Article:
Science OPD outpatient department

Document Sample
Science OPD outpatient department Powered By Docstoc
                                                                                    Submitted 7.23.09 | Revision Received 8.21.09 | Accepted 9.2.09

Identification of the Types of Preanalytical Errors
in the Clinical Chemistry Laboratory: 1-Year Study
at G.B. Pant Hospital
Ranjna Chawla, PhD, Binita Goswami, MD, DNB, Devika Tayal, MD, V Mallika, MD
(Department of Biochemistry, G. B. Pant Hospital, New Delhi, India)

  Abstract                                           affecting the preanalytical quality of results.       in the laboratory. Rejections arose as a result
  Objective: To evaluate the leading causes          Laboratory personnel were asked to register           of the following reasons: 0.74% were rejected
  of preanalytical errors in a clinical chemistry    rejections, and causes for rejection of ward as       due to hemolysis; 0.47% were specimens
  laboratory.                                        well as out-patient samples collected in the          without proper requisition slips; and 0.23% had
                                                     laboratory.                                           insufficient sample quantity.
  Methods: A retrospective analysis of the
  results obtained from the clinical chemistry       Results: Of the 96,328 tubes received during          Conclusion: Of all the samples received in
  laboratory for errors in the preanalytical phase   the data collection period, 1469 samples were         the lab, the overall percentage of rejection is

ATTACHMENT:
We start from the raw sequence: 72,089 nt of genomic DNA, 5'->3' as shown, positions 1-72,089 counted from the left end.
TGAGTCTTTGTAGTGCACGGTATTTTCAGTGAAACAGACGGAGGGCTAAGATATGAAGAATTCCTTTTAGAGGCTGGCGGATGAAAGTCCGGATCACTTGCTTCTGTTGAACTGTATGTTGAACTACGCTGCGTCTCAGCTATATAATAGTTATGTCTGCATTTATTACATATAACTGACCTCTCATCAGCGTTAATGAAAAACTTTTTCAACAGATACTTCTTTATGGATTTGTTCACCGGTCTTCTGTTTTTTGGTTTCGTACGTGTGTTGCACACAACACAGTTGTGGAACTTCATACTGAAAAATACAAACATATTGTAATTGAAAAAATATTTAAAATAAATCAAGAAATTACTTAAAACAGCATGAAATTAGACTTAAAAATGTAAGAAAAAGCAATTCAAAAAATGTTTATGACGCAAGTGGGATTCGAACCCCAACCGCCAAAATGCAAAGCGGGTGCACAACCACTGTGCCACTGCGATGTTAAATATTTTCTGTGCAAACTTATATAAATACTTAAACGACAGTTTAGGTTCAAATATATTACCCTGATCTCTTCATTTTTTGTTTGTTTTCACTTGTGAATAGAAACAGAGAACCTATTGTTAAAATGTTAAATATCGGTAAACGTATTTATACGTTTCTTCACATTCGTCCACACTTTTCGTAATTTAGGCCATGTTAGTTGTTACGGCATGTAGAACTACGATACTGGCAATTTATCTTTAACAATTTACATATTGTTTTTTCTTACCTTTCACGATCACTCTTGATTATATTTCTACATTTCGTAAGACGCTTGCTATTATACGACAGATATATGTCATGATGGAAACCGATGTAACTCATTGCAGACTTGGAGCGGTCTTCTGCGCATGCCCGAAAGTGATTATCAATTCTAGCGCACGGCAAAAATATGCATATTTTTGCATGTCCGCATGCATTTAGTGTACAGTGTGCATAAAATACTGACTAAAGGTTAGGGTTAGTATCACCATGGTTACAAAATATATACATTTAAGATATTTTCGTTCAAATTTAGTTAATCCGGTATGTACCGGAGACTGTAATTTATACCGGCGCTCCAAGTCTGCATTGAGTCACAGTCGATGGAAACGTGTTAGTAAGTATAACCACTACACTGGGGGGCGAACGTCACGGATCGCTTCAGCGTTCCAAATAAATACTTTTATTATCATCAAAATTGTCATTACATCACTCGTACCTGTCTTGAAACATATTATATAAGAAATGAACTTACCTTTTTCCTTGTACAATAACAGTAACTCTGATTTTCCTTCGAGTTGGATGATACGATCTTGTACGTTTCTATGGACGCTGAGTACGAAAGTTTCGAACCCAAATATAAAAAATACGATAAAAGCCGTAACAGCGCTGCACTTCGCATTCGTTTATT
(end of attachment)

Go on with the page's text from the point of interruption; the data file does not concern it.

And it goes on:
has been carried out to summarize data             found unsuitable for further processing. This         1.52%.
  regarding the frequency of the main factors        accounted for 1.52% of all samples collected

      Modern day diagnosis is heavily dependent upon reli-                     gastro surgery, and psychiatry. It is a 600-bed hospital offering
able laboratory data. It is therefore pertinent to ensure cred-                specialized medical and surgical treatment to about 300,000
ibility of the results emanating from the clinical laboratories.               patients in the outpatient department (OPD) and 19,000 pa-
Remarkable advances in automation, sample collection,                          tients in the general and private wards every year. The clinical
transport, and dispatch of reports have led to a drastic im-                   biochemistry department is equipped with a state-of-the-art
provement in the performance of these laboratories. But there                  autoanalyzer with ISE–Olympus AU 400 (Hamburg, Ger-
is long path to tread before we achieve 100% accuracy and                      many), electrolyte analyzer–Ecolyte (Ecshweiler, Germany),
precision. Errors arising during sample processing are classi-                 and other ancillaries for sample processing. Inpatient phle-
fied into preanalytical, analytical, and post-analytical, depend-              botomies are performed by clinical department staff, whereas
ing upon their source and time of presentation respectively.                   blood specimens from outpatients are collected on site at a
The pre-and post-analytical phases of the process account for                  centralized collection center by laboratory personnel. The
93% of errors.1                                                                samples are delivered to the lab by the paramedical staff
      The preanalytical phase comprises all of the processes                   from the wards and laboratory support staff from the OPD
occurring before the sample is processed in the autoanalyzer.                  respectively.
These include inappropriate tests that have been ordered, im-                       A total of 96,328 samples from the outpatient depart-
proper sample collection, transport delays, and illegible hand-                ment and in-house patients were received by our clinical
writing on requisition slips. Although these areas are beyond                  chemistry laboratory during the period from April 2008 to